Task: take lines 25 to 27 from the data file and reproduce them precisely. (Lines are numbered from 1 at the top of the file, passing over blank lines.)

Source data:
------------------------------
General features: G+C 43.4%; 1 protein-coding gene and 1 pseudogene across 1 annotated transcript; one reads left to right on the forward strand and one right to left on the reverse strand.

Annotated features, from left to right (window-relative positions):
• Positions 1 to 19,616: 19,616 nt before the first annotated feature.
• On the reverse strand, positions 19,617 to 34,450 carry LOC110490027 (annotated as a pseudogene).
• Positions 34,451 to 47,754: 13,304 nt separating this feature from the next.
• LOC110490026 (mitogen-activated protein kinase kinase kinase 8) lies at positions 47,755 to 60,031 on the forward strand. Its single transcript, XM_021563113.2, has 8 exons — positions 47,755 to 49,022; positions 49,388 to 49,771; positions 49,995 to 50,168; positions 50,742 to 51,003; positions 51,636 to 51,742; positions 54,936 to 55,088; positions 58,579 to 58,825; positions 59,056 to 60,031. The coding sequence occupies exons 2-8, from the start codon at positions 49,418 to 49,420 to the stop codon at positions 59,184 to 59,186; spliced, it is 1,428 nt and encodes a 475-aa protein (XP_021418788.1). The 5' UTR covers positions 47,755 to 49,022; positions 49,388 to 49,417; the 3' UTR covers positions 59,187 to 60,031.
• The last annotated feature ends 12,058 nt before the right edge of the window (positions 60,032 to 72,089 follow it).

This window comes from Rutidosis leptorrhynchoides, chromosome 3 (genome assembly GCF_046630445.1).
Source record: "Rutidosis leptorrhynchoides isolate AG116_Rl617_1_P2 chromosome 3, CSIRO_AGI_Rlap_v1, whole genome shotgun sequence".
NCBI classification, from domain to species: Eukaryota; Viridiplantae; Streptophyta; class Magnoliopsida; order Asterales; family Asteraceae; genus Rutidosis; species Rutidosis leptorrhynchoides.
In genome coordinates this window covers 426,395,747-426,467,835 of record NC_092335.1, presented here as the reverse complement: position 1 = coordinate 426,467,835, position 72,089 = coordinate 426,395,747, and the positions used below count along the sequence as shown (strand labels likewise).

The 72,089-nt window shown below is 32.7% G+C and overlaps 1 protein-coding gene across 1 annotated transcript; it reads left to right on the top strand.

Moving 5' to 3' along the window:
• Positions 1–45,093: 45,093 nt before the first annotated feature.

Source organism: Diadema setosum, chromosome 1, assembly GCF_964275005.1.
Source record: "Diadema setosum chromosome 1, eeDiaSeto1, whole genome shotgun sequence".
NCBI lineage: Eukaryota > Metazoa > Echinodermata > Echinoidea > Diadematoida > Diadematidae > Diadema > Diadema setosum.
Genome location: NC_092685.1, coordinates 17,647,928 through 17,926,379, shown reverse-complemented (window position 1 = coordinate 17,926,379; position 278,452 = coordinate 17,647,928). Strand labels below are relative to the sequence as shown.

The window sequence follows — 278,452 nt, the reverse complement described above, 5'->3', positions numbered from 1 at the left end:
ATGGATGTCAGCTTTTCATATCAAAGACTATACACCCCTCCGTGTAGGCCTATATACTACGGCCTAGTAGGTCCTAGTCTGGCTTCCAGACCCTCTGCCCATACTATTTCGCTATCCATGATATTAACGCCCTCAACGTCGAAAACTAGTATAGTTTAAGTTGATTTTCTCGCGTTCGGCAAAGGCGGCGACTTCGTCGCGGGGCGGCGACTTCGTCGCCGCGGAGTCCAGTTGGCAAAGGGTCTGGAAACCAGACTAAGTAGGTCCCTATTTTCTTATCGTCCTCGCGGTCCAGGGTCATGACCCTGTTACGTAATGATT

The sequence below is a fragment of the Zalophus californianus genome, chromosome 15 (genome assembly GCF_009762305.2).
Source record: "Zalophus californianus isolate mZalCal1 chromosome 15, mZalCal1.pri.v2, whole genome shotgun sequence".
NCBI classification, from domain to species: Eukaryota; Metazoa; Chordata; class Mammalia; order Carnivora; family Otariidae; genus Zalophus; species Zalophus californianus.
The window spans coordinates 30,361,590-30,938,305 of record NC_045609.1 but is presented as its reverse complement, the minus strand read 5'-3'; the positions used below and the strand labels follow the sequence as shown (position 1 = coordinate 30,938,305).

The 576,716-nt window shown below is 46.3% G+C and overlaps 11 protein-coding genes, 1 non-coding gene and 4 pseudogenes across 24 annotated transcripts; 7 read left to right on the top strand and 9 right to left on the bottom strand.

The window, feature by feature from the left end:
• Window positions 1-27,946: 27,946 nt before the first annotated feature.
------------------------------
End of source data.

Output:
The 576,716-nt window shown below is 46.3% G+C and overlaps 11 protein-coding genes, 1 non-coding gene and 4 pseudogenes across 24 annotated transcripts; 7 read left to right on the top strand and 9 right to left on the bottom strand.

The window, feature by feature from the left end:
• Window positions 1-27,946: 27,946 nt before the first annotated feature.